I stopped having my period, and lost a lot of weight. Or maybe it was the other way around. I dreaded eating because it either made me nauseated or shit out my guts, due to, presumably, some combination of anxiety and my persistently messed up belly that had been ransacked by parasites when I was living in India the previous year. I was constantly crying outside of work but I couldn’t figure out why; I wasn’t sad. It was like I had no time to release and crying was one way to liberate the build-up of internal pressure. One day at work I found myself washing my hands while peeing in order to save time (I could reach the sink from the toilet), and then realized that this missed the point of washing one’s hands.
Most of the time, I forgot that I was doing this because I enjoyed cooking. In fact, I now HATED cooking. My diet consisted mostly of bread and butter.
In many circumstances, living in a foreign country can be a significant experience for contemplating the definition of self: arriving knowing no one, you are obliged to build relationships and situate yourself socially under the blanket of a second language and the lack of social connection. You not only have no friends, but there exists no web of friends of friends among whom you could hopefully slip yourself. It is you alone who must construct your identity within the established foreign community. You establish this identity through divulging your interests and sharing your passions and past experiences, and hope that some other folks maybe feel the same way–or not at all–and want to join along for the ride.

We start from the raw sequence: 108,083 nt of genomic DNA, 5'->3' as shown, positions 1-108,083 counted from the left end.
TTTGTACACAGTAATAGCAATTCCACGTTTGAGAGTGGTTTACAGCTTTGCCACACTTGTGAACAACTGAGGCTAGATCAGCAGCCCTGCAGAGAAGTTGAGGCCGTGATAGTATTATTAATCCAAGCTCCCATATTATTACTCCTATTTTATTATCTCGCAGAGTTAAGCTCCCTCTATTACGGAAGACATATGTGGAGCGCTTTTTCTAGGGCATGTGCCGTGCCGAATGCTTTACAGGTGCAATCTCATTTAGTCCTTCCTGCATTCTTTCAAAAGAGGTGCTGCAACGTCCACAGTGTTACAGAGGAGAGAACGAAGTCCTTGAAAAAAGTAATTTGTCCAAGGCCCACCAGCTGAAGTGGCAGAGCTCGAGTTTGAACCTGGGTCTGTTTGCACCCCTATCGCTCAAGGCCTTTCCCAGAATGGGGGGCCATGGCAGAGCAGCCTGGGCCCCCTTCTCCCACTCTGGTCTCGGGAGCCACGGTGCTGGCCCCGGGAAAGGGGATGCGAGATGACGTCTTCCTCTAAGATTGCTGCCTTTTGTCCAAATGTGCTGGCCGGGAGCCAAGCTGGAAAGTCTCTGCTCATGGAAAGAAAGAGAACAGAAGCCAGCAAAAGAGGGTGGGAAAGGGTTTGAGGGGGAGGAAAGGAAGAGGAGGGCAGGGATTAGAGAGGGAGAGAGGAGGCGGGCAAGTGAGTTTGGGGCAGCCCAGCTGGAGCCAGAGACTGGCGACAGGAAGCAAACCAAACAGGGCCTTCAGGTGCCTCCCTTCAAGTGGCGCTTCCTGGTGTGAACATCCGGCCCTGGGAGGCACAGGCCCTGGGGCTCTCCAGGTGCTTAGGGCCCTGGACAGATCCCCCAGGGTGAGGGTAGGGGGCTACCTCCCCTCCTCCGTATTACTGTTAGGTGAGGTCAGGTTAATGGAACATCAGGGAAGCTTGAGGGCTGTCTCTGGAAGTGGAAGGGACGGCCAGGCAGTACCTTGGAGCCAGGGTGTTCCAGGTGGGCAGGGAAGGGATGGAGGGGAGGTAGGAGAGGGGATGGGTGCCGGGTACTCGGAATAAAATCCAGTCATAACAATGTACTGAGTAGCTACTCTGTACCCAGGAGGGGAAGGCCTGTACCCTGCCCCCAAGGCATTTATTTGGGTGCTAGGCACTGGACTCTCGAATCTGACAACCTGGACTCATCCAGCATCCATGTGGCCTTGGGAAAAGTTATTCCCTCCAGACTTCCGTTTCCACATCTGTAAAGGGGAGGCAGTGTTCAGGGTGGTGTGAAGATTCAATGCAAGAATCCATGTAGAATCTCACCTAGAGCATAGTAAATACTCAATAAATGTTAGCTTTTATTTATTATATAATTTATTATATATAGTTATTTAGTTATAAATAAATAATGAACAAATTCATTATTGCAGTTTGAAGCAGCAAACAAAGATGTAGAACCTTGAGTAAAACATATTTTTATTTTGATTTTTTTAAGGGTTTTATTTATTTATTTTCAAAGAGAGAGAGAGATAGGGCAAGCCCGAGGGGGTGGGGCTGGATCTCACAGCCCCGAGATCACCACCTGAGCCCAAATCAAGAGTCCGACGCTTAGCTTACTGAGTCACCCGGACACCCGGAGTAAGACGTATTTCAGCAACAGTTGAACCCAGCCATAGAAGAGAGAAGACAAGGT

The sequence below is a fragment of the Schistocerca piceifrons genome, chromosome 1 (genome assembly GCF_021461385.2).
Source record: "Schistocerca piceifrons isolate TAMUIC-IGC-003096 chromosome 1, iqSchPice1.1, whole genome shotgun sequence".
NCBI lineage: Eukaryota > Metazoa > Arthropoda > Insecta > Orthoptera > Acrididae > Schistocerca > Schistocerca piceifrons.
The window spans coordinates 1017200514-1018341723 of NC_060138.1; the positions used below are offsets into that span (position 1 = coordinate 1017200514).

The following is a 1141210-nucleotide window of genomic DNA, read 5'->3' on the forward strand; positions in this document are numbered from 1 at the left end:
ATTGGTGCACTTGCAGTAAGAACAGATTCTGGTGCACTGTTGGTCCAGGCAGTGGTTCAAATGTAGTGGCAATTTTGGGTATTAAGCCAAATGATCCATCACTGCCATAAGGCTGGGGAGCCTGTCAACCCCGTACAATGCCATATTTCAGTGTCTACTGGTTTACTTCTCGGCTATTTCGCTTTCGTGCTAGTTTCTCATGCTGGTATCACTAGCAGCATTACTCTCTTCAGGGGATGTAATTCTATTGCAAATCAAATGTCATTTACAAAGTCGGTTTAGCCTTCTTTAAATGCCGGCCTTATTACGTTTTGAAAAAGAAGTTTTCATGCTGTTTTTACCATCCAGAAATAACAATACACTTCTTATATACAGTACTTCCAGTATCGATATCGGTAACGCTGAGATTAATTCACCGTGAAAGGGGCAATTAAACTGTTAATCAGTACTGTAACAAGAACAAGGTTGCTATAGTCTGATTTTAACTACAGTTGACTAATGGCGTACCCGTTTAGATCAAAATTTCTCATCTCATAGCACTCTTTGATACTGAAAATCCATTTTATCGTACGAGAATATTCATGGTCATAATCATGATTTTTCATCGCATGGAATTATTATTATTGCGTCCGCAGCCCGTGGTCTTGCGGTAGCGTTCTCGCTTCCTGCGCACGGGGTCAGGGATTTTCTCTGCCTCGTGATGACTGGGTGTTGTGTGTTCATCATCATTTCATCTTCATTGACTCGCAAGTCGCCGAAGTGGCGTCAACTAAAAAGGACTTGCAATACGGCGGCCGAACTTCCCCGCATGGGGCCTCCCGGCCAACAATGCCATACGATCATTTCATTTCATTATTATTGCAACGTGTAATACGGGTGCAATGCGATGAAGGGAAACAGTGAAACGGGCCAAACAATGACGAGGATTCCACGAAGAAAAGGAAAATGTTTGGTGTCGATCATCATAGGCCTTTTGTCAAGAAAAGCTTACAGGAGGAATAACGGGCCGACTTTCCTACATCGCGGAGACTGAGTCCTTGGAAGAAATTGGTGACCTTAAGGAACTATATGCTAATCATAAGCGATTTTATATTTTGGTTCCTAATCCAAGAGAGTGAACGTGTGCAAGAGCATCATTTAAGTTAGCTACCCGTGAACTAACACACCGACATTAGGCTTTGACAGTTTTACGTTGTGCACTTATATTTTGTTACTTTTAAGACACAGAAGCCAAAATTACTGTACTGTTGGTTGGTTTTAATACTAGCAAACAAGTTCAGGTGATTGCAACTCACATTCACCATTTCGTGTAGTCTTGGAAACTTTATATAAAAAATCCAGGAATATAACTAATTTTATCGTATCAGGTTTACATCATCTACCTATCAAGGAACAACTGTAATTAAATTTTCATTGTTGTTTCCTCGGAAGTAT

Then what happens to your sense of self when the passion for which you have spent much of your life working slowly unfastens itself, and you find yourself wobbling in place, hanging loose? Regardless of what country you’re living in, this is a startling predicament, and living in a foreign one does its own number to compound the matter.
It was a terrifying place. I had not only lost touch with the reason for which I started to cook professionally, I despised the act of doing it. To admit that to both myself and others seemed to throw myself into a solitary ocean and abandon any sense of my identity.
I decided to quit my job.
In the middle of that dark and lonesome ocean, someone close to me told me something. “Grace. I’m not with you because you are Grace-the-cuisinier. I’m with you because you’re Grace.”
I’d lost track of what was basic underneath all of the covers, underneath the inane quest for the consummate texture of ice cream and the perfectly shaped quenelle. Somewhere underneath remained a small palimpsest of myself that delighted in mint chocolate chip ice cream, the kind strewn with jagged chunks of soft chocolate, its chemical greenness dripping over the edges of one of those sweet cardboard flavored cones.
Somewhere further down, that didn’t matter, either. I was starving, so we left the apartment to eat udon and drink tea.
Grace Mitchell lives in Paris, France. She is presently engaged in an apprenticeship where she is learning to master the cooking of rice.